President Barack Obama plans to visit Israel this spring, his first trip to the Jewish state since taking office, a White House official said Tuesday.
The White House said Prime Minister Benjamin Netanyahu and Obama discussed the visit during a phone conversation held six days after the elections for the 19th Knesset. Channel 10 said Obama will arrive in Israel on March 20.
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Obama's last visited Israel as a senator and presidential candidate in July 2008.
Israeli officials confirmed that the US leader is due to visit in the spring. The White House did not give a specific date.
The White House official said, "The start of the president's second term and the formation of a new Israeli government offer the opportunity to reaffirm the deep and enduring bonds between the United States and Israel and to discuss the way forward on a broad range of issues of mutual concern, including Iran and Syria."
According to Channel 10, Obama was promised that during his visit he will be able "to accomplish great things" vis-à-vis the stalled peace negotiations between Israel and the Palestinians.
The report said CIA teams are already in Israel to coordinate the security aspects of the three-day visit. Obama is also expected to visit Ramallah as a guest of the Palestinian Authority.
Earlier Tuesday, Israel's president praised Obama's approach to countering Iran's suspect nuclear program on Tuesday, while sending a veiled message to Israel's incoming government not to act alone to stop it.
President Shimon Peres spoke at the opening session of Israel's newly elected parliament.
Prime Minister Netanyahu has often hinted about a possible attack on Iran's nuclear facilities to keep it from attaining nuclear weapons. That has put him at odds with Obama and some of his own top security officials. Netanyahu has said Israel cannot rely on others when it comes to protecting its own national security.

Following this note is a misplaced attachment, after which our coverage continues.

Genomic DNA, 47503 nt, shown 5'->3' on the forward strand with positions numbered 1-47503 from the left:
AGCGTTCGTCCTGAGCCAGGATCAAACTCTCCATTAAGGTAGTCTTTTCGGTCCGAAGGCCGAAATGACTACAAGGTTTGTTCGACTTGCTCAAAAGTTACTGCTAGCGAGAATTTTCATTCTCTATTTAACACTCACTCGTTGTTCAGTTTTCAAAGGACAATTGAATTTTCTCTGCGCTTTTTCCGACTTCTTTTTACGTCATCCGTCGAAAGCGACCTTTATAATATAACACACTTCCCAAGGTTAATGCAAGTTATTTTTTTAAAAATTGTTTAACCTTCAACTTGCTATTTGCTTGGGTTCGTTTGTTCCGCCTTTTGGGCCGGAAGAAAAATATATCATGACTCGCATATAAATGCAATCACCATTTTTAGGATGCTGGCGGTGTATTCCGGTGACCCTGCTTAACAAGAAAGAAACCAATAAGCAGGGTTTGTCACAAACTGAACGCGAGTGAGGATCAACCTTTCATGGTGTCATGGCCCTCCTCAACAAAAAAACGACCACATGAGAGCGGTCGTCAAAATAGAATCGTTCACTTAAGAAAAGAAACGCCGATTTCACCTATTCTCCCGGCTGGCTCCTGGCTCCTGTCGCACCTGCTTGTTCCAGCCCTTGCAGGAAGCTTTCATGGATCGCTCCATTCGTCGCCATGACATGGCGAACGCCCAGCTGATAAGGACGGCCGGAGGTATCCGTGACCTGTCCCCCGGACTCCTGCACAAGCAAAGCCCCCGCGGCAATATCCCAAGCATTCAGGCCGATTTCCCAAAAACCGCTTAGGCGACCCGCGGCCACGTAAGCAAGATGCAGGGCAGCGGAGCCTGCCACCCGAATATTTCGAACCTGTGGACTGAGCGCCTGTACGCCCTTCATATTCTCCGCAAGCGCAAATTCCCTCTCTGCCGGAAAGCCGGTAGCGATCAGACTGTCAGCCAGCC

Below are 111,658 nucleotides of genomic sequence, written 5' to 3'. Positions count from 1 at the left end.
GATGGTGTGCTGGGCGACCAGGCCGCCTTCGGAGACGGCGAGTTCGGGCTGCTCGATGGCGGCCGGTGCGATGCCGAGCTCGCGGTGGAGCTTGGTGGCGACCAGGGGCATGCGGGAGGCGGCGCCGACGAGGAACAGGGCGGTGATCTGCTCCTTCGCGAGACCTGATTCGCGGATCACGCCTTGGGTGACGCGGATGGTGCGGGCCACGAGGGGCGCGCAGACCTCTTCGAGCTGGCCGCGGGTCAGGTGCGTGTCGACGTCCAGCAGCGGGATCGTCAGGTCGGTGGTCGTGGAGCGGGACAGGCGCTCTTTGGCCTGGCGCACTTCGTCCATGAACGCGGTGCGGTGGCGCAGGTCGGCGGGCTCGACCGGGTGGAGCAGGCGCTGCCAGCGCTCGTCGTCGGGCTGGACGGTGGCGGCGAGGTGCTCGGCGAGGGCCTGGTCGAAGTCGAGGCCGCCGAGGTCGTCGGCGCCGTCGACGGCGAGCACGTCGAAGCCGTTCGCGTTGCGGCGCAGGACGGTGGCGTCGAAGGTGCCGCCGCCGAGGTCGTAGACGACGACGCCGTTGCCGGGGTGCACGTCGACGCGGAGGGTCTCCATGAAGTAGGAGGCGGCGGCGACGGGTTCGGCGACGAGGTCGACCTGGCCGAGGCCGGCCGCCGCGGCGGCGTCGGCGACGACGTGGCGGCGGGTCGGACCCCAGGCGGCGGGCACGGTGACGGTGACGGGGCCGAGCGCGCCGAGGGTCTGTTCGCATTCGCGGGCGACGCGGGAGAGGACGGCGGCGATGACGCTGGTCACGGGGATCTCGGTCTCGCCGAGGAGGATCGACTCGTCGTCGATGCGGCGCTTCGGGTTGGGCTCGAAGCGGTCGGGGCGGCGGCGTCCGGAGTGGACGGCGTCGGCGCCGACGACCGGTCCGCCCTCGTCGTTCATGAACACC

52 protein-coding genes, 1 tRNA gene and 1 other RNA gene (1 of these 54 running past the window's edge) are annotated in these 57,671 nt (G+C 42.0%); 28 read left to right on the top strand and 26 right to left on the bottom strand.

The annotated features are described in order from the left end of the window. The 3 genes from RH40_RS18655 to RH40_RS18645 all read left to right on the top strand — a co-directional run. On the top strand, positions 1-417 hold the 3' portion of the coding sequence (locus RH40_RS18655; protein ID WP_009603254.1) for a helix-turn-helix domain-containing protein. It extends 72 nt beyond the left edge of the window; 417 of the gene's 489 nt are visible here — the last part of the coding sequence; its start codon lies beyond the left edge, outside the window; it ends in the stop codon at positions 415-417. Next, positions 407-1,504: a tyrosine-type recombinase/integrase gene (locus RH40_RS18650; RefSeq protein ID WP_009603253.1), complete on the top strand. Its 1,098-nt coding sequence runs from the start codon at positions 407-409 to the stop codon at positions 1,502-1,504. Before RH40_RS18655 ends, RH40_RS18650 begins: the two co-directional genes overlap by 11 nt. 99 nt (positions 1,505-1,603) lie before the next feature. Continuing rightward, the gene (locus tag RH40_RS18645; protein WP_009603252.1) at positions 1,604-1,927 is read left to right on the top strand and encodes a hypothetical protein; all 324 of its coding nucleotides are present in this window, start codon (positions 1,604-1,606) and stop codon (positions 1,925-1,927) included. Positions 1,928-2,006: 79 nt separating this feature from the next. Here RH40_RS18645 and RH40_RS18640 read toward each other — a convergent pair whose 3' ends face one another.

Israel considers a nuclear-armed Iran to be an existential threat, citing calls by Iranian leaders for Israel's destruction, its development of missiles capable of striking the Jewish state and its support for militant groups hostile to Israel.
Peres, 89, Israel's elder statesman who serves a mostly ceremonial role as president, echoed concerns posed by a nuclear Iran but maintained that Israel has a friend in the White House who would protect it.
"President Obama was wise enough to establish a wide coalition aided at preventing Iran from going nuclear. This coalition began with diplomatic pressure and economic sanctions and made it clear that it does not rule out other options on the table," he said before parliament. "The United States is the country able to put an end to the Iranian threat, and I believe the president of the United States is determined to do so."
Peres has picked Netanyahu to form a new coalition government following the Jan. 22 election in which his Likud Party lost support but still remained the largest party in the 120-seat parliament. Negotiations to form a new government could take weeks.
Yitzhak Benhorin, AP contributed to the report